# JavaScript / Beware the delete

Posted On 02.18.2022

Unlike C/C++, the delete operator in JavaScript has nothing to do with memory deallocation.

What it actually does is remove a property from its parent object. If there is no more reference to that property, it will be marked as unreachable and will be released when the garbage collector (GC) runs.

In the following example, delete foo.b will mark the string “yolo” as unreachable, and it will eventually be released from the memory:

let foo = {
a: 12,
b: "yolo"
};

delete foo.b;

// foo = { a: 12 }


But in a scenario when two objects shared the same reference, things might not work as you expected.

let boo = { c: true };

let foo = {
a: 12,
b: boo
};

let bar = {
b: boo
};

// foo = { a: 12, b: { c: true } }
// bar = { b: { c: true } }

delete foo.b;

// foo = { a: 12 }
// bar = { b: { c: true } }


The string boo is shared between foo and bar as the property b, when you delete the reference foo.b, the string boo is still being referenced in bar.b, so it’s still reachable. Hence, nothing will be deleted when the GC runs.

In strict mode, when the delete command is called and the target could not be deleted, a SyntaxError will be thrown. If running in non-strict mode (also known as sloopy mode), a false value will be returned instead.

When a property is created as non-configurable, it cannot be deleted, and a TypeError will be raised instead.

'use strict';

var bar = {};
Object.defineProperty(bar, 'hello', { configurable: false });
delete bar.hello; // TypeError

var foo = {};
Object.defineProperty(foo, 'goodbye', { configurable: true });
delete foo.goodbye; // this works fine


A variable defined with var is either belongs to a scope of the function it’s defined in, or the global scope (if not defined inside any function).

When defined in the global scope, a variable is added as a non-configurable property to the global object. So, it cannot be deleted.

'use strict';

// global scope
var hello = "world";
delete globalThis.hello; // Type Error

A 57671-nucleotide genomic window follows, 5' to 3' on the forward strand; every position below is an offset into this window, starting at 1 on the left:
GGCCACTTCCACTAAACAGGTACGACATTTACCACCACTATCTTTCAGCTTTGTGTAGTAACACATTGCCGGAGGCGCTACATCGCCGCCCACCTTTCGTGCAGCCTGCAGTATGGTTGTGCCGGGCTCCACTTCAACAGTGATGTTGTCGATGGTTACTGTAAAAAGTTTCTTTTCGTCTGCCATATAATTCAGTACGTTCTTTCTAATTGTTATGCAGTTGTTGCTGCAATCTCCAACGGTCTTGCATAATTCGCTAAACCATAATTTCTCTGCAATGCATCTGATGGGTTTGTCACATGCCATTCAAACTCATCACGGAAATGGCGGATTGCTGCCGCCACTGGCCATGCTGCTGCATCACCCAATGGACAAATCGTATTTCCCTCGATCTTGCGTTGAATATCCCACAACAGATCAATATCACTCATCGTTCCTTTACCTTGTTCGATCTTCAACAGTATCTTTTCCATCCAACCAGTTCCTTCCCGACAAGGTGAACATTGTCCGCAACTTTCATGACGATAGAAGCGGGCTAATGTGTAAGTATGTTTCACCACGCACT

delete hello; // Syntax Error, see below


Also, in strict mode, if delete is used on a direct reference to a variable, function argument, or a function name, it also throws a Syntax Error:

'use strict';

var b = 'xyz';
delete b; // Syntax Error

let c = "hello";
delete c; // SyntaxError:

const d = 15;
delete d; // SyntaxError

function hello(x) {
delete x; // Syntax Error
}

function hello() {}
delete hello; // Syntax Error


Deleting a variable defined with var inside a function is also does not works:

'use strict';

function hello() {
var x = "what's up?";
delete x; // Syntax Error
}


In non-strict mode, if you define a variable without the var keyword, it will be added to the global object as configurable, hence, we can delete it:

awesome = true;
delete awesome; // true


And if you delete something that does not exist, it also returns true!

delete somethingDoesNotExist; // true!!!


Did you hate the delete yet? Let me make you hate it more.

If you delete an element from an array, it will be gone, but the length of the array is unchanged:

let arr = ['a', 'b', 'c', 'd', 'e', 'f'];

<shape of arr> = {
0: 'a', 1: 'b', 2: 'c',
3: 'd', 4: 'e', 5: 'f',
length: 6
}

delete arr[3];

<shape of arr> = {
0: 'a', 1: 'b', 2: 'c',
4: 'e', 5: 'f',
length: 6
}


This makes perfect sense based on the way delete works, but it will be a lot of pain if someone has to debug array issues because you deleted an element from the array this way.

The right way to remove an element from an array is either to set it to undefined or use Array.prototype.splice:

arr[3] = undefined;

<shape of arr> = {
0: 'a', 1: 'b', 2: 'c',
3: undefined, 4: 'e', 5: 'f',
length: 6
}

arr.splice(3, 1);

<shape of arr> = {
0: 'a', 1: 'b', 2: 'c',
3: 'e', 4: 'f',
length: 5
}